[time-nuts] Parallel voltage regulators
donmer at woosh.co.nz
Thu Oct 25 04:24:29 EDT 2007
----- Original Message -----
From: "Bruce Griffiths" <bruce.griffiths at xtra.co.nz>
To: "Don Collie" <donmer at woosh.co.nz>; "Discussion of precise time and
frequency measurement" <time-nuts at febo.com>
Sent: Thursday, October 25, 2007 7:20 PM
Subject: Re: [time-nuts] Parallel voltage regulators
> Don Collie wrote:
>> Bollocs, Bruce! If National say it will do it, you can bet that it will.
>> LM338K will do the job too, but in my opinion it`s overkill, and in the
>> event of a short circuit on the output of the regulator the current for
>> LM338 will only be limited to [.......he gets the book......] 8 Amps
>> as against 2.2 Amp [Typ] for the LM317T. This would probably be too much
>> the transformer, rectifiers, and smoothing capacitor, effectively meaning
>> that you would have no current limiting. If the input/output differential
>> was kept in the range of 5 to 10 Volts, while the oven was stabilising,
>> the LM317 had an adequate heatsink, it would do the job nicely [and
>> too!] Actually, it wouldn`t matter if the oven supply went unregulated
>> the temperature was stabilising, because you wouldn`t be using it for
>> measurements during this time anyway - or is that a bit radical!?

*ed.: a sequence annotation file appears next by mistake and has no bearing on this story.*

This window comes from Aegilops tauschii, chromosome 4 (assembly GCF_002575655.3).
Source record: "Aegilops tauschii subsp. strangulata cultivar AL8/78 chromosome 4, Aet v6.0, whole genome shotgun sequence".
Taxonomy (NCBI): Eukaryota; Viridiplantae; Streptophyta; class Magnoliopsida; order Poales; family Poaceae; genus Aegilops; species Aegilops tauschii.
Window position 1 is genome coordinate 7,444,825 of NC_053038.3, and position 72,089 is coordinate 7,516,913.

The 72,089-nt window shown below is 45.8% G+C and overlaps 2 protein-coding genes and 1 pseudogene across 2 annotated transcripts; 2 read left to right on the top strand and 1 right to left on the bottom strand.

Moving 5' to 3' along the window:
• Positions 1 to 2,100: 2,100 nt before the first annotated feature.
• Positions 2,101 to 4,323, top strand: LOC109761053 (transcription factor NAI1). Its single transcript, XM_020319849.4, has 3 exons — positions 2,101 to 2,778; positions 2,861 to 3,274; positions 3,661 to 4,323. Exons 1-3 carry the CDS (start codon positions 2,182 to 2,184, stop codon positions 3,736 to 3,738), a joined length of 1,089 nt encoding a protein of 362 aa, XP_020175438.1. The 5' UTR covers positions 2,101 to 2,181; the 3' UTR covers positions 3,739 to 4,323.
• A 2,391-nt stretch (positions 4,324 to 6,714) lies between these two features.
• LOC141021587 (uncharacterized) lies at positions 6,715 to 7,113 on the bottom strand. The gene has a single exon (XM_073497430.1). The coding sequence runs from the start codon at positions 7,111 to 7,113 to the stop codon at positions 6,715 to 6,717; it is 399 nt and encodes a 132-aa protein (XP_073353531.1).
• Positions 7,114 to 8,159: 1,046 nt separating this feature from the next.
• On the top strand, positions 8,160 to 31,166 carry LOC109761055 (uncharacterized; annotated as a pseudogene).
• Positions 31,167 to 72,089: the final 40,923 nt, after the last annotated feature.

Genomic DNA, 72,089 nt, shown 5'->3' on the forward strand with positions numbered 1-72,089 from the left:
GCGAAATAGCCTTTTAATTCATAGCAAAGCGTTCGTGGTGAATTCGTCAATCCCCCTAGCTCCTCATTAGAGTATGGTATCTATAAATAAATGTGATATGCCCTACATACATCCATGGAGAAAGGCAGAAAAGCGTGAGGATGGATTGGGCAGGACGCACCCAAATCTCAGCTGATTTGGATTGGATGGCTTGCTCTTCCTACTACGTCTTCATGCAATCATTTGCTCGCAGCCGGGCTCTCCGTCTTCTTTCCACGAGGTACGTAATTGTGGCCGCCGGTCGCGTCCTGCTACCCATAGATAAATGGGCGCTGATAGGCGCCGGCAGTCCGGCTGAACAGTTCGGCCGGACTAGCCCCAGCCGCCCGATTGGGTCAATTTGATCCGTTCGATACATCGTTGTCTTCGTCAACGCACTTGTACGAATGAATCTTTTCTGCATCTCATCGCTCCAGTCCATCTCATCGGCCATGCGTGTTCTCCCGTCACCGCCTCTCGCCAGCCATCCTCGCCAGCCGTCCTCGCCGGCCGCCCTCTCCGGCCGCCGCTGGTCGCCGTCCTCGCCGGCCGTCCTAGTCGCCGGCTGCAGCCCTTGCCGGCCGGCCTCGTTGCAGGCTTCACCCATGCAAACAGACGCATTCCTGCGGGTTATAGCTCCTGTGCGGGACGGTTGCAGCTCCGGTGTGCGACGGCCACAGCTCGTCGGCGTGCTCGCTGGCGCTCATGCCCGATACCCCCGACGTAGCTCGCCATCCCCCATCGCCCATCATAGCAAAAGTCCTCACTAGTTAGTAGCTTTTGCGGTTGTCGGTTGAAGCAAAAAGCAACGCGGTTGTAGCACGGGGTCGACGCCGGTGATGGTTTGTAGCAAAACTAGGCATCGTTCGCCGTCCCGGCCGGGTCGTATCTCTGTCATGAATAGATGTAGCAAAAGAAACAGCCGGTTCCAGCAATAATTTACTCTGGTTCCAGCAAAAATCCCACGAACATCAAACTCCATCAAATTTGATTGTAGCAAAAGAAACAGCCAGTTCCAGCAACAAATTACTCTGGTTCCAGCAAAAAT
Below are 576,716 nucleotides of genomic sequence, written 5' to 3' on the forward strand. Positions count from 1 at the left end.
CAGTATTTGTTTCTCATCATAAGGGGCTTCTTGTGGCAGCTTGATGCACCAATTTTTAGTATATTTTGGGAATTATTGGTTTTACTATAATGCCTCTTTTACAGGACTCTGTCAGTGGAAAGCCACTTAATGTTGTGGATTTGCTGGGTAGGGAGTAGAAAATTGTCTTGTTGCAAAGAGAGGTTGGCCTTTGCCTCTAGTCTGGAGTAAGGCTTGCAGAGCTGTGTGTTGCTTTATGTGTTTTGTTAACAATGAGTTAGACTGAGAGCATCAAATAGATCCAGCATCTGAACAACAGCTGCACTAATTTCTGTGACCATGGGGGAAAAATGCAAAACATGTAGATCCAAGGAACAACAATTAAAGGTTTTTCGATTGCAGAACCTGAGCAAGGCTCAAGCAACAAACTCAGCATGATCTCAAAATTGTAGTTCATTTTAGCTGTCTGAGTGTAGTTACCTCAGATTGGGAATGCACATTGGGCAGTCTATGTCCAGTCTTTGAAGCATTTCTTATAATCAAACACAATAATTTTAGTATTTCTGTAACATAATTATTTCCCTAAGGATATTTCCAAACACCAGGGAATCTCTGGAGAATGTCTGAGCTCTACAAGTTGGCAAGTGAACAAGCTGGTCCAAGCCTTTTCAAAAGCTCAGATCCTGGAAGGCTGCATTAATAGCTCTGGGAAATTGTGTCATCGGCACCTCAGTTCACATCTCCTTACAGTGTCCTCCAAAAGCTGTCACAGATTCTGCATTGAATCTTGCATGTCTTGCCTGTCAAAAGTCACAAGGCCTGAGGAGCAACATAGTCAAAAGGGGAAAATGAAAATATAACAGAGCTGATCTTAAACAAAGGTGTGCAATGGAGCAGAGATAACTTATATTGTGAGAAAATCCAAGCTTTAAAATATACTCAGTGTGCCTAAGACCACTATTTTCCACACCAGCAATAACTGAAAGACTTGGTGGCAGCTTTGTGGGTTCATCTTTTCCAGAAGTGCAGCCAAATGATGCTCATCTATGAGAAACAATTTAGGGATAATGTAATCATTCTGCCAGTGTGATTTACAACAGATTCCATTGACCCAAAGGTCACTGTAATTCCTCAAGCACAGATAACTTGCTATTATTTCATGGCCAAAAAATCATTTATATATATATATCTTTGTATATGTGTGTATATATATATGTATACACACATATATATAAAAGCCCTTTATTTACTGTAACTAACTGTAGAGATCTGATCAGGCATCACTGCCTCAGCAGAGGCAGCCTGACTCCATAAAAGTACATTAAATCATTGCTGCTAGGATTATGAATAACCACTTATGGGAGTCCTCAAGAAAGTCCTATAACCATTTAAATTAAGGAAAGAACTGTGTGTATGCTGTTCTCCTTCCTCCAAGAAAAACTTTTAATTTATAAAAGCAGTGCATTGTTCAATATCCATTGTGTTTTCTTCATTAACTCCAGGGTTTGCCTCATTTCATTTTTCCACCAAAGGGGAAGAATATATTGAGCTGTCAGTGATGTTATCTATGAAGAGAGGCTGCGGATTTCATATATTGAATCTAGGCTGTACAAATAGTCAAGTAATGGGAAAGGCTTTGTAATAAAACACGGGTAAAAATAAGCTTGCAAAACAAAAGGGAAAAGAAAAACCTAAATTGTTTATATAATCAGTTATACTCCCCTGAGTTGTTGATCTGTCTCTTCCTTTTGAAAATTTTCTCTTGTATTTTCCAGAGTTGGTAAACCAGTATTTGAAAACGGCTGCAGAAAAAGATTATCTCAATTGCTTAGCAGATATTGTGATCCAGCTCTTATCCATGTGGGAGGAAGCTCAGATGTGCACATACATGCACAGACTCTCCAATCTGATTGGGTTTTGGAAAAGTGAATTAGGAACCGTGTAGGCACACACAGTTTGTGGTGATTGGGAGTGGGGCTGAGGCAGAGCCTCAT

>> All the best!,..................................................Don.
>> ----- Original Message -----
>> From: "Bruce Griffiths" <bruce.griffiths at xtra.co.nz>
>> To: "Don Collie" <donmer at woosh.co.nz>; "Discussion of precise time and
>> frequency measurement" <time-nuts at febo.com>
>> Sent: Thursday, October 25, 2007 5:42 PM
>> Subject: Re: [time-nuts] Parallel voltage regulators
> Show me where that is actually guaranteed on the datasheet.
> Only the inexperienced and the gullible fall into the trap of assuming
> every regulator (or any other device) will meet its typical specs.
> The designer of this particular regulator actually cautions against this
> cavalier approach to design.
> If you worried about the transformer a simple fuse (resettable or
> otherwise) will surely cure that problem.
I`ve got the National Semiconductor Corporation Voltage Regulator
Handbook . On page 3-3, the leftmost graph shows the LM117/217/317 as
having its current limit, with a junction temperature of
125 degrees Centigrade, at 2.25 Amps over the input/output differential of 5
to 10 Volts.
The point being, that if you use a higher current regulator, you loose
the advantage of
the regulator`s current limiting, and perhaps, its thermal shutdown
protection as well.
A fuse *might* protect the semi`s down the line, but often it`s the
semi`s that fail before the fuse, and the peak current that might flow
before the fuse blows might be many times the current limit of the regulator
[which is nearly instantaneous], and if so, damaging, so it is wise to run
these regulators near their current limit, just as you would set the current
limit on a bench supply to just above the working current.
I find your use of the emotive words "inexperienced", "gullible", and
Wishing you well,................................Don.
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